Really the only class of tram which I could say is “over represented” within the Blackpool fleet is the Brush car. There are 7 at Rigby Road, only two being operational, 290 not being owned by BT or FTT, and 624 and 625 both being long term projects. If storage space is an issue, it has to come down between choosing what to save and what to risk losing – and in that situation, things like 8, 761, or the two FTT illuminated cars should take priority.

    • Chris Callan says:

      The disputed article published in Trams Magazine included the following tramcars. Its worth noting the article did imply others could follow and this was “phase 1”:

      Balloon 703
      Balloon 708
      Balloon 726
      Brush Car 625
      Brush Car 627
      Towing Car 671
      Centenary Car 645
      Trampower Prototype 611
      Halle 902

  5. Chris Callan says:

    Those that have listened carefully in recent years will recognise it is a departure in previous “BHTT” policy. That been said those who consistently argued that the architect of the “everything is welcome” policy risked spreading scant resources to thinly collecting too many duplicates I suppose are left with mixed emotions. Certainly one thing for sure is I wish id bought shares in haulage companies prior to the upgrade…

  6. John1 says:

    Why would 680 leave? Whilst its on loan its part of the operational fleet.

  7. John1 says:

    The excuse of diluting scant resources has no validity whatsoever when discussing storage. No reason to start any work on these cars now, next year, next decade. They should be stored for future use. Storage dilutes no resources unless it has to be paid for, then it may become an issue.

  8. John1 says:

    Whilst BTS are a private company and therefore under no obligation to share plans (indeed sometimes they cannot for contractual and legal reasons) I do feel that their would be increased support and much less speculation if there was some sort of ‘this is the outline plan, please help/support us ‘ etc.

  9. James Adlam says:

    Obviously, if a number of trams really have to leave Rigby Road, the best alternative would be an existing heritage tramway, and if they are all full, the second best hope is static display at some other museum. Failing that, instead of scrapping ‘unwanted’ cars, is there any any funding to put them in safe, dry storage somewhere relatively cheap for the time being? Or would that just be kicking the problem into the long grass and leaving somebody with massive storage costs and responsibilities for no benefit? Unless it could form the basis of a new tram museum. Probably just fantasy, I guess.

  10. scott says:

    What about the B fleet? I think these are owned by BTS so i guess they won’t be moving but what about the longer stored ones? 709 720 and 724? Would they want to move these ones out or do they have a plan to use them again? I know some get used on heritage tours but could they be temporary moved to starr gate or even based there? Or is there no room?

    • John1 says:

      Scott, B Fleet are BTS owned. No BTS vehicles are being moved out (yet). They are outside of Heritage so not included in any case.

  11. Peter Watts says:

    As John1 mentions above, providing that the storage is free of charge, no dilution of available resources happens, and in this case I am in agreement with his views that the vehicles should be kept intact. However, if storage off site from Rigby Road is required, this will no doubt a chargeable cost. Very few people commentating both here and on social media have accurate ideas of the costs of vehicle movement and storage, and I can provide some insight here as I am currently working with two NW preservation groups to locate suitable storage for both buses and other vehicles.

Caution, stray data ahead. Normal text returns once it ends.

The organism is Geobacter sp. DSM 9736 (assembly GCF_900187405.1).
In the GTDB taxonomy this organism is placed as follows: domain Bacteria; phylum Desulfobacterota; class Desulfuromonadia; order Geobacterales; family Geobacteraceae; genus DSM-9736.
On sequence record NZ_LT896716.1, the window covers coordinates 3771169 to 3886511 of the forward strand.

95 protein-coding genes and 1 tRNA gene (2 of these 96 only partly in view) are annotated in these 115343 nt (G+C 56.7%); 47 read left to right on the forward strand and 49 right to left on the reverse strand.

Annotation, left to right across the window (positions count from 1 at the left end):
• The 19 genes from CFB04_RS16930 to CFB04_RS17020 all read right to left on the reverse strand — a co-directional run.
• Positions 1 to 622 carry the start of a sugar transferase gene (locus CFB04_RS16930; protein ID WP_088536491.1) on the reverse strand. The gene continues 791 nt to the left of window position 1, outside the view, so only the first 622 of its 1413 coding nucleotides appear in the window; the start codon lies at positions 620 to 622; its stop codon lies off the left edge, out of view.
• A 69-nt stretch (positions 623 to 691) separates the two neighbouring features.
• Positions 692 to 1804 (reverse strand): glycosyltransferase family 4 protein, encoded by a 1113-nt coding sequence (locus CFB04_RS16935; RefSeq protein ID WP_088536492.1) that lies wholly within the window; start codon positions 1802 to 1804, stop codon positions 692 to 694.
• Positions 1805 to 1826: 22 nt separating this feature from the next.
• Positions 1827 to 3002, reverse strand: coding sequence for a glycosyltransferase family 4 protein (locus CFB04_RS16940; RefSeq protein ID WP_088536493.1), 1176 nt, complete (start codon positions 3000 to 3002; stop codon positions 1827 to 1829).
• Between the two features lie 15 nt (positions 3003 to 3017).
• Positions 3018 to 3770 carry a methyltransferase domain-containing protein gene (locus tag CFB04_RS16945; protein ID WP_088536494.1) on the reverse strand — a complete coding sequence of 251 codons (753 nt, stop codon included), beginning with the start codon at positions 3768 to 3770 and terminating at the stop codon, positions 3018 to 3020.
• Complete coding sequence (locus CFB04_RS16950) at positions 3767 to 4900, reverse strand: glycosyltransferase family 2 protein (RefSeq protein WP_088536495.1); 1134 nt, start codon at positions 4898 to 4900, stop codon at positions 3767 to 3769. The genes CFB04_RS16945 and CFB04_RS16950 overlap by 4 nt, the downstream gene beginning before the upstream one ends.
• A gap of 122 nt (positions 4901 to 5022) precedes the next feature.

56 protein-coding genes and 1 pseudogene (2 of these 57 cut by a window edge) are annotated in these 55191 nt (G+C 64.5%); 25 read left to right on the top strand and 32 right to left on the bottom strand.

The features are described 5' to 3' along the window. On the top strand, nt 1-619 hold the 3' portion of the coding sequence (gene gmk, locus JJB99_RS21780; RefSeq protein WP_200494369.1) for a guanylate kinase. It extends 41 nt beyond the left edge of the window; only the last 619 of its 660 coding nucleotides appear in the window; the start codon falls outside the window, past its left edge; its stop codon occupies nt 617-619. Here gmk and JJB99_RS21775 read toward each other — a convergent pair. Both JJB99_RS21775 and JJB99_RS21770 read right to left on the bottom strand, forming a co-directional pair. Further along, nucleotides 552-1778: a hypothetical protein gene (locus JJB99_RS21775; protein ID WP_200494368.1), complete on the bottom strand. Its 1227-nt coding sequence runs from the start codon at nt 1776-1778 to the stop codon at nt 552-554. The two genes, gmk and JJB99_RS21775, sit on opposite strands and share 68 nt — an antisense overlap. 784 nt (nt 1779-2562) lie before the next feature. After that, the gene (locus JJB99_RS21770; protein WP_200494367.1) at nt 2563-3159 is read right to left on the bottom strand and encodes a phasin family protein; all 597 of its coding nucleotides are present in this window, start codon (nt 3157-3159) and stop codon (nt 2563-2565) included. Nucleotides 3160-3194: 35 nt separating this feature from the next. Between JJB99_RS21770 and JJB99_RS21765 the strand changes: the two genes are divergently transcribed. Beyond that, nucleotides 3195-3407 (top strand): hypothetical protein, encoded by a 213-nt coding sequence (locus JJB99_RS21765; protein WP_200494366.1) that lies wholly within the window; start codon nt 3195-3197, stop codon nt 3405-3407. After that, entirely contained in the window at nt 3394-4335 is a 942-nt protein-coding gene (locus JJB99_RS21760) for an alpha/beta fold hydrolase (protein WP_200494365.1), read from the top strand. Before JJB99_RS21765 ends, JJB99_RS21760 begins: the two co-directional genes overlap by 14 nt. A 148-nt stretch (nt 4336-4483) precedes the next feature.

Buses tend to be easier and cheaper; they can be towed by any one of hundreds of towing companies, they are easier to position and can access lots of storage areas such as farm barns (which make up quite a lot of historic vehicle storage in this area). However trams are a little different, mainly due to their size and weight, plus the difficulty in accessing some of the possible storage areas. So finding suitable storage for trams in the area at the moment is the first hurdle.

    The second hurdle is costs once suitable storage can be found. For a vehicle space suitable for a tram, expect the cost to be in the region of £150 / vehicle / month if suitable premises can be found in the private sector (i.e. farm etc). If commercially rented, expect this to rise to around £200 / vehicle / month. And if commercially rented, there maybe additional costs in terms of business rates to be added (registered charities are exempt, so FTT & FHLT would be exonerated, but not BTS for example). Then add on the insurance cost (unless you want to risk no insuring the vehicles…), and other charges such as electricity. Suddenly the cost is now nearing £250 / month / vehicle, or £3000 / year / vehicle. So the cost of storing 3 Balloons could cost almost the same as a new underframe for one as a comparison.

    And let’s not forget transport costs. My company sponsored the return of 621 from Beamish to Blackpool. This was done with a fairly “normal” trailer as it was single deck, but the cost was still very close to four figures. Balloon trams are more expensive due to the specialised trailers required, and the few companies that can do this work. And it doesn’t really matter in it is just a short move around the Fylde coast or longer, costs are hourly including the travel from the company’s base to where the trams are. Count upwards of £1500 / tram / transfer.

    So yes, if storage has to be paid it does dilute available resources. And those resources were already hard to come by pre Covid.

Comments are closed.